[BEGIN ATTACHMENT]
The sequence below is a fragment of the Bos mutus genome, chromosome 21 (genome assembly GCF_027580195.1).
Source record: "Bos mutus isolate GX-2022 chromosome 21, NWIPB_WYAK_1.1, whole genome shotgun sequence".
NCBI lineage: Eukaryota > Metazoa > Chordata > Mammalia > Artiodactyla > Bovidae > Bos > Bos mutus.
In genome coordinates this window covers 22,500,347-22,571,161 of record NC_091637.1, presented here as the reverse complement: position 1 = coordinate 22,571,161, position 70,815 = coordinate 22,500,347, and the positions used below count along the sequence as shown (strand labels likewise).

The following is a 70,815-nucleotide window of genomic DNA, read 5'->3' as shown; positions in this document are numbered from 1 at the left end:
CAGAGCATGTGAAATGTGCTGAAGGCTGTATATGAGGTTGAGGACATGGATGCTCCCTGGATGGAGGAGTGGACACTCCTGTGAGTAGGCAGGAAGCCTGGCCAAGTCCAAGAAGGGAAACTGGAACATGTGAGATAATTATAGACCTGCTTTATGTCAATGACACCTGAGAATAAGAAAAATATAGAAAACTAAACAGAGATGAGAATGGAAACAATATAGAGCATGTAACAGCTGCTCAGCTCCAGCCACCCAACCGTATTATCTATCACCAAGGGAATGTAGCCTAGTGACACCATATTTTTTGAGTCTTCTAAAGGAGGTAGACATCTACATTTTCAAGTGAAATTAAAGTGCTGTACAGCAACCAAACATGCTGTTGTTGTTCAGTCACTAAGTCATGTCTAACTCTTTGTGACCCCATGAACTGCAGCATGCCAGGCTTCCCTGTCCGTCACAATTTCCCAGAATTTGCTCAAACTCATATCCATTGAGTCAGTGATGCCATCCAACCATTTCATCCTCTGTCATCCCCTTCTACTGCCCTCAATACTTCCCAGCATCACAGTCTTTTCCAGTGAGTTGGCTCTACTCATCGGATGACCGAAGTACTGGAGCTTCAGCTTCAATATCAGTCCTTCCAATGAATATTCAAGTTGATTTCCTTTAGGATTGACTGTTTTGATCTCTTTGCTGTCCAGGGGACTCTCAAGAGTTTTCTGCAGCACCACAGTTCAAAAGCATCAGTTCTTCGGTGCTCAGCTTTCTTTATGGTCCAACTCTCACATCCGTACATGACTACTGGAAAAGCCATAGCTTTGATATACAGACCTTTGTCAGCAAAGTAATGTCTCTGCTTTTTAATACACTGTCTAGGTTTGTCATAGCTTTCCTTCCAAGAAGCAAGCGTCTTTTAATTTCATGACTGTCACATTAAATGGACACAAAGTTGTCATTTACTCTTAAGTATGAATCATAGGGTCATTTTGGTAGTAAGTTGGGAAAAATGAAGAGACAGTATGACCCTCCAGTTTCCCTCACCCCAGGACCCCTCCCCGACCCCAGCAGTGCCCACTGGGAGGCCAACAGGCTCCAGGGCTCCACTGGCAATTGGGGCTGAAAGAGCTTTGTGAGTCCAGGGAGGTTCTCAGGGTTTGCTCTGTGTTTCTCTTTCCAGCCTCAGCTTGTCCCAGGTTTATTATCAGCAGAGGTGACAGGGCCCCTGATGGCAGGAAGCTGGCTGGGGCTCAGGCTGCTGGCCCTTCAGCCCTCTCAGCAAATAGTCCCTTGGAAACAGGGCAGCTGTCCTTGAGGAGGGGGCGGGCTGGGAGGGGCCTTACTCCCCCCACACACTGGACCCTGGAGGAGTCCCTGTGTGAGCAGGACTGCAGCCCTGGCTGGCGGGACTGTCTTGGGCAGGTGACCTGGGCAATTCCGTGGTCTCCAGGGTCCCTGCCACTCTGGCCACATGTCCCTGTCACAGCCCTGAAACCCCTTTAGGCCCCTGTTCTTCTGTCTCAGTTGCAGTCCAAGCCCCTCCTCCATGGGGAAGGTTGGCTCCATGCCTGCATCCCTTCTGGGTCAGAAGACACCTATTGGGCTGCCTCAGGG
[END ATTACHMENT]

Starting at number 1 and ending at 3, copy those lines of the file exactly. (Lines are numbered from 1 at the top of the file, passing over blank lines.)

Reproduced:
The sequence below is a fragment of the Bos mutus genome, chromosome 21 (genome assembly GCF_027580195.1).
Source record: "Bos mutus isolate GX-2022 chromosome 21, NWIPB_WYAK_1.1, whole genome shotgun sequence".
NCBI lineage: Eukaryota > Metazoa > Chordata > Mammalia > Artiodactyla > Bovidae > Bos > Bos mutus.